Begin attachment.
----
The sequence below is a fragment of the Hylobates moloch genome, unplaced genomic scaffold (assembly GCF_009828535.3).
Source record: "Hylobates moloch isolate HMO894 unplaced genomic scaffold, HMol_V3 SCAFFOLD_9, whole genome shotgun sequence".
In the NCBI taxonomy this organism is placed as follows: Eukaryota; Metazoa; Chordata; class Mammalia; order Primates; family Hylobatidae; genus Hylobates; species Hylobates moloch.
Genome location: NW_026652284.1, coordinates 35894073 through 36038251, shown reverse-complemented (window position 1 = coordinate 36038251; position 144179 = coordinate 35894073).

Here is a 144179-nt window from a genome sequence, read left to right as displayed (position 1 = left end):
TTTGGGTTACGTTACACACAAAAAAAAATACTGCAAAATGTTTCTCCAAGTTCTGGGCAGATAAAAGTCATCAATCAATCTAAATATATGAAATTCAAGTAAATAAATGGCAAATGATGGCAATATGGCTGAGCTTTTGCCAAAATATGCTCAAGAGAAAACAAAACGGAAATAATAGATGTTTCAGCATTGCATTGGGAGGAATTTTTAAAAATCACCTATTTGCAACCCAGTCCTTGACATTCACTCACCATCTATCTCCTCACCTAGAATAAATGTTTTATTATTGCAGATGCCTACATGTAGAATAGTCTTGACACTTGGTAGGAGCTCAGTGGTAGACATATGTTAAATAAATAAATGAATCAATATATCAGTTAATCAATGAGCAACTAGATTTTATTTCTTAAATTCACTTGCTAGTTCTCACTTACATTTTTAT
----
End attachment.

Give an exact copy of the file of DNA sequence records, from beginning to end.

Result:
The sequence below is a fragment of the Hylobates moloch genome, unplaced genomic scaffold (assembly GCF_009828535.3).
Source record: "Hylobates moloch isolate HMO894 unplaced genomic scaffold, HMol_V3 SCAFFOLD_9, whole genome shotgun sequence".
In the NCBI taxonomy this organism is placed as follows: Eukaryota; Metazoa; Chordata; class Mammalia; order Primates; family Hylobatidae; genus Hylobates; species Hylobates moloch.
Genome location: NW_026652284.1, coordinates 35894073 through 36038251, shown reverse-complemented (window position 1 = coordinate 36038251; position 144179 = coordinate 35894073).

Here is a 144179-nt window from a genome sequence, read left to right as displayed (position 1 = left end):
TTTGGGTTACGTTACACACAAAAAAAAATACTGCAAAATGTTTCTCCAAGTTCTGGGCAGATAAAAGTCATCAATCAATCTAAATATATGAAATTCAAGTAAATAAATGGCAAATGATGGCAATATGGCTGAGCTTTTGCCAAAATATGCTCAAGAGAAAACAAAACGGAAATAATAGATGTTTCAGCATTGCATTGGGAGGAATTTTTAAAAATCACCTATTTGCAACCCAGTCCTTGACATTCACTCACCATCTATCTCCTCACCTAGAATAAATGTTTTATTATTGCAGATGCCTACATGTAGAATAGTCTTGACACTTGGTAGGAGCTCAGTGGTAGACATATGTTAAATAAATAAATGAATCAATATATCAGTTAATCAATGAGCAACTAGATTTTATTTCTTAAATTCACTTGCTAGTTCTCACTTACATTTTTAT